Will Hay whose full name was William Thomson Hay died at Chelsea at the age of 60. He amused millions of people in his role of a slightly bewildered schoolmaster with a tilted mortarboard, and pincenez perched precariously on his nose. His music-hall sketches of public school life, particularly " College of St.Michael's" and "Narkover College."were repeated in numerous films and radio performances He was a native of Aberdeen and gave up engineering to join a Derbyshire concert party, and later a minstrel troupe in the Isle of Man. He appeared in several Royal Command performances. He was an enthusiastic astronomer and was a Fellow of the Royal Astronomical Society and a member of the British Astronomy Association. He was also interested in flying and piloted his own aircraft for three or four years. In 1946 he was one of the many well-known actors who appeared in a special performance of "1066--and All That " that was sponsored by The Daily Telegraph. A few weeks later he had a serious illness from which he never fully recovered.
WILL HAY died so suddenly at his Chelsea flat that friends with whom he had a luncheon date at the Savoy waited for an hour and then went in by themselves, disconsolately, thinking the comedian had forgotten. It was mid-afternoon when Jack Train gave them the news. Will Hay, most-loved comic of the theatre, had been a sick man for years.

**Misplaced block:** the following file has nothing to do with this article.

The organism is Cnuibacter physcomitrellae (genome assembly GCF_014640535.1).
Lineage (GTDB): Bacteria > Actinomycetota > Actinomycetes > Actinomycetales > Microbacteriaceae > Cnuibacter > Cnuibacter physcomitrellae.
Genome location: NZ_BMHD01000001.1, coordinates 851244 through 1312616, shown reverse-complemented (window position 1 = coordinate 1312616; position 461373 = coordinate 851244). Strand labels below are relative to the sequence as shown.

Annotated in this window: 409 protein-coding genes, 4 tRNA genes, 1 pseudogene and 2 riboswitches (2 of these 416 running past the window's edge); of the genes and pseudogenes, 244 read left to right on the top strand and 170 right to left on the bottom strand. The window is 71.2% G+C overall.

In 1947 his doctor told him that only six months in South Africa would give him a chance of recovery. Yet it took a story in the Daily Express (followed by hundreds of letters, telephone calls and personal visits offering berths) to persuade the shipping people to change their minds and give him a priority passage. Six months of South African air, sunshine and food revived him and gave him another two years of life. He was 60.
Will Hay was a 25s-a-week clerk in Manchester before he started on the halls at 21 as a juggler. He became a comedian after he had seen W.C.Fields juggle, and he never looked round till he was a £600-a-weeker. Then he went into films and radio and made a fortune out of the bumbling, fumbling schoolmaster he had created on the halls. His only straight stage show was a flop.